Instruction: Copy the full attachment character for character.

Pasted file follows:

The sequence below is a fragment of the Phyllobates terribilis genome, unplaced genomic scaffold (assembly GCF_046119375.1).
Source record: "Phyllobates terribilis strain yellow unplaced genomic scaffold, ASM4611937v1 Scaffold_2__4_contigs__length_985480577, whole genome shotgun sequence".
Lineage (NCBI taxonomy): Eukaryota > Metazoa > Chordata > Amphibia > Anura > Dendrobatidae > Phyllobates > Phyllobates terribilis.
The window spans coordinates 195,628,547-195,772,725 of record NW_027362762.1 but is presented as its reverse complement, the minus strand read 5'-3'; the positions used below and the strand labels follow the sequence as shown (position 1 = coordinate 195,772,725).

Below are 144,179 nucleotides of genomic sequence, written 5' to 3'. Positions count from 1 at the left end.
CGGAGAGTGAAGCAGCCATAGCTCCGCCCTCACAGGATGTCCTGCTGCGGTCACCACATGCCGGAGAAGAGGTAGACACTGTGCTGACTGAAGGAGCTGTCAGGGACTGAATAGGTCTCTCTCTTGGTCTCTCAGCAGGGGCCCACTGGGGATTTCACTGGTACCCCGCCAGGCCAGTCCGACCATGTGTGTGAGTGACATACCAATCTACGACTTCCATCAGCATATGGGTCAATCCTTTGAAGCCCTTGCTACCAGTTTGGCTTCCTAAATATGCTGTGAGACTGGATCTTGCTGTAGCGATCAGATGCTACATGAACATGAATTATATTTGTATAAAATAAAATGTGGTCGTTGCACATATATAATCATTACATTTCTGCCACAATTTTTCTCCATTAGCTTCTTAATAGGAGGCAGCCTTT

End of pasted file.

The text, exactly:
The sequence below is a fragment of the Phyllobates terribilis genome, unplaced genomic scaffold (assembly GCF_046119375.1).
Source record: "Phyllobates terribilis strain yellow unplaced genomic scaffold, ASM4611937v1 Scaffold_2__4_contigs__length_985480577, whole genome shotgun sequence".
Lineage (NCBI taxonomy): Eukaryota > Metazoa > Chordata > Amphibia > Anura > Dendrobatidae > Phyllobates > Phyllobates terribilis.
The window spans coordinates 195,628,547-195,772,725 of record NW_027362762.1 but is presented as its reverse complement, the minus strand read 5'-3'; the positions used below and the strand labels follow the sequence as shown (position 1 = coordinate 195,772,725).

Below are 144,179 nucleotides of genomic sequence, written 5' to 3'. Positions count from 1 at the left end.
CGGAGAGTGAAGCAGCCATAGCTCCGCCCTCACAGGATGTCCTGCTGCGGTCACCACATGCCGGAGAAGAGGTAGACACTGTGCTGACTGAAGGAGCTGTCAGGGACTGAATAGGTCTCTCTCTTGGTCTCTCAGCAGGGGCCCACTGGGGATTTCACTGGTACCCCGCCAGGCCAGTCCGACCATGTGTGTGAGTGACATACCAATCTACGACTTCCATCAGCATATGGGTCAATCCTTTGAAGCCCTTGCTACCAGTTTGGCTTCCTAAATATGCTGTGAGACTGGATCTTGCTGTAGCGATCAGATGCTACATGAACATGAATTATATTTGTATAAAATAAAATGTGGTCGTTGCACATATATAATCATTACATTTCTGCCACAATTTTTCTCCATTAGCTTCTTAATAGGAGGCAGCCTTT